Parkside developer at center of tenant protection battle

Published On April 13, 2014 | By Rob Arias | News & Commentary, Planning & Development

If Emeryville is ever going to reel in skyrocketing rents that are displacing not only low-income, but middle-class residents, they may want to keep tabs on whats happening across the bay in East Palo Alto (home to the other IKEA). Chicago-based Equity Residential, which in 2011 acquired a portion of Archstone Enterprise LP and the pending Parkside apartment development along with it, is challenging an attempt by EPA’s city council to create a tenant protection ordinance. Equity has challenged the proposal as an “unlawful” burden on apartment owners and landlords. Equity is vehemently opposing the proposed city law that would provide relocation benefits to displaced tenants, tighten restrictions on demolishing buildings and offer protection from landlord harassment.

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Equity, the nation’s largest real-estate investment trust chaired by Chicago real-estate mogul Sam Zell, acquired EPA’s Woodland Park housing portfolio through foreclosure in 2011 despite opposition from the community & city council. Zell, a 72-year-old Harvard Business school graduate billionaire, has been the subject of recent protests calling him a “Grave Dancer” and a “grandma gouger” for his company’s alleged predatory tactics & ability to profit from distressed-asset investing. Zell recently thrust himself into the widening wealth gap debate with his comment that “The 1 percent work harder“.

The 2011 deal put Equity in charge of more than half of East Palo Alto’s rental housing market. After the acquisition in this interview with PA Online, Equity’s VP of  investments for Northern California John Hyjer declared “We are not going to challenge any statute on rent-control affordability. Anything that’s currently affordable housing will continue to stay that way.” According to this KQED article, within six months of acquiring the more than 1,800 units from Wells Fargo in foreclosure sales, Equity raised the attention of EPA city officials by issuing 706 three-day eviction notices between January & June 2012. Equity’s notices warned tenants who were late on rent that they had three days to pay before they would face eviction. Equity has also filed lawsuits challenging city rent control laws in Santa Cruz and San Rafael. Apparently this is what we can expect from our new “neighbors”.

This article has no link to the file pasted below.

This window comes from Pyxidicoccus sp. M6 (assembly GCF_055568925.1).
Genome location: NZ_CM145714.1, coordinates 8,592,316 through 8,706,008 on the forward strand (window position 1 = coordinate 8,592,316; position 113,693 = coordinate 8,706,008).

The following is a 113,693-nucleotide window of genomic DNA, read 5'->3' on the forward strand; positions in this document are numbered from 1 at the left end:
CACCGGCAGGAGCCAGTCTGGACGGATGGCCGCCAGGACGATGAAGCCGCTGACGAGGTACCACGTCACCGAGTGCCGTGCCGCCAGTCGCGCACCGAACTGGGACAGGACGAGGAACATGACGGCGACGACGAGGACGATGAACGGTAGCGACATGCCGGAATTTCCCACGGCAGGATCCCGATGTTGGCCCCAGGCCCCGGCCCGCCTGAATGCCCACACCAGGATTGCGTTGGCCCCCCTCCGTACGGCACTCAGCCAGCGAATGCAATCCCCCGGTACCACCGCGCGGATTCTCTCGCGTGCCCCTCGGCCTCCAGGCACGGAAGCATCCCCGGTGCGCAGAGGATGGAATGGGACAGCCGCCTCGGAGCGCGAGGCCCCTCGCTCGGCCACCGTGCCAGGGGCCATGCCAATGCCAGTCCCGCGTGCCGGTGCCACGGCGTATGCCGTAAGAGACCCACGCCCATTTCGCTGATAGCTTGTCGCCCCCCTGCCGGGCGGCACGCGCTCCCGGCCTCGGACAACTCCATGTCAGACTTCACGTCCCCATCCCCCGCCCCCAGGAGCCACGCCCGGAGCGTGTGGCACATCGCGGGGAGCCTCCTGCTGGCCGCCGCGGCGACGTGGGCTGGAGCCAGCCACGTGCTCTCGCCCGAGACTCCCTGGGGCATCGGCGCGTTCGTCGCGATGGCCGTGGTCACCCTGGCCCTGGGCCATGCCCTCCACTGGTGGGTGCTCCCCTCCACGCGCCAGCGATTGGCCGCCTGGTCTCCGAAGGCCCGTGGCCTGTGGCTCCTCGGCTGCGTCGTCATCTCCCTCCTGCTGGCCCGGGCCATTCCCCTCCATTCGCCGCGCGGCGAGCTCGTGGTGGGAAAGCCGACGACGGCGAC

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The already contentious development that demolished some architecturally significant brick warehouses, removed mature trees and forced the relocation of the popular Crossfit Oakland gym (yes, CF Oakland is in EMERYVILLE) is slated to start leasing units this summer with the first residents moving in August. The $70 million, 175-unit apartment community located at the prominent corner of Powell and Hollis will include 8,000 square feet of ground floor retail (Hopefully not another Subway franchise or mattress store). Amenities to its residents will including a private courtyard, a resort-style pool with spa, business center and a fitness center (Sounds familiar). The development is also promising another off-leash dog option presumably available to the rest of the community.

According to this SF Business Times report, rents will fall between $2,000 and $3,000, which Equity Development VP Peter Solar says “is a significant discount to what brand new apartments cost in San Francisco” (We’ll see where they net out when they finally open). The article praises E’ville’s “cool factor” … but apparently they’re also appreciative of our lack of rent stabilization controls! Equity is also targeting Berkeley for expanding its East Bay Real Estate portfolio. We’ve already touched on how every pending development in E’ville are slated for rentals. It’s your move Emeryville. Do you really want to create community? Do you really want E’ville to be “Family Friendly”? Time to start taking action instead of providing lip-service.

Should E'ville consider its own tenant protection ordinance?

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You can read more about this ongoing battle on PaloAltoOnline.com →

The spirited city council debate over this development can be watched on the EPOA YouTube channel:

About The Author

is a third generation Californian and East Bay native who moved to Emeryville in 2003. A new parent in the community, he can often be seen walking his French Bulldog rescue "Fiona" around his Park Avenue District neighborhood, traversing the greenway on his bike or enjoying his favorite Emeryville small businesses. Rob's "day job" is as a creative professional.

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